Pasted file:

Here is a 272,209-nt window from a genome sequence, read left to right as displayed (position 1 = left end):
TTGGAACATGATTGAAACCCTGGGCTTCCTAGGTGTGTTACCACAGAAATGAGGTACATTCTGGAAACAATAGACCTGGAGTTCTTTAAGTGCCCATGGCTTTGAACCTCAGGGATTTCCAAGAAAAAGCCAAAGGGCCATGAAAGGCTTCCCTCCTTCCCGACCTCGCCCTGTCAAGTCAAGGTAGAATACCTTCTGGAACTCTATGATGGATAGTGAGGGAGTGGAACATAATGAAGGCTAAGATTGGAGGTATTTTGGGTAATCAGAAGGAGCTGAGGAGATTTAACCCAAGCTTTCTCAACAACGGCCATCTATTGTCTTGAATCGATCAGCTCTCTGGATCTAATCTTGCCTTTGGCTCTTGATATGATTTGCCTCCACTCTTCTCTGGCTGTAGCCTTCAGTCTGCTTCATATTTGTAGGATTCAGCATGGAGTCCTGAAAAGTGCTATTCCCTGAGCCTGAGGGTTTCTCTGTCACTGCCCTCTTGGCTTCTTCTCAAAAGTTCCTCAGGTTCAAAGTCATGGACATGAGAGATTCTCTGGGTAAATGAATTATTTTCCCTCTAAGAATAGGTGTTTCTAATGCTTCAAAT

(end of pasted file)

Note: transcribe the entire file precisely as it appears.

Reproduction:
Here is a 272,209-nt window from a genome sequence, read left to right as displayed (position 1 = left end):
TTGGAACATGATTGAAACCCTGGGCTTCCTAGGTGTGTTACCACAGAAATGAGGTACATTCTGGAAACAATAGACCTGGAGTTCTTTAAGTGCCCATGGCTTTGAACCTCAGGGATTTCCAAGAAAAAGCCAAAGGGCCATGAAAGGCTTCCCTCCTTCCCGACCTCGCCCTGTCAAGTCAAGGTAGAATACCTTCTGGAACTCTATGATGGATAGTGAGGGAGTGGAACATAATGAAGGCTAAGATTGGAGGTATTTTGGGTAATCAGAAGGAGCTGAGGAGATTTAACCCAAGCTTTCTCAACAACGGCCATCTATTGTCTTGAATCGATCAGCTCTCTGGATCTAATCTTGCCTTTGGCTCTTGATATGATTTGCCTCCACTCTTCTCTGGCTGTAGCCTTCAGTCTGCTTCATATTTGTAGGATTCAGCATGGAGTCCTGAAAAGTGCTATTCCCTGAGCCTGAGGGTTTCTCTGTCACTGCCCTCTTGGCTTCTTCTCAAAAGTTCCTCAGGTTCAAAGTCATGGACATGAGAGATTCTCTGGGTAAATGAATTATTTTCCCTCTAAGAATAGGTGTTTCTAATGCTTCAAAT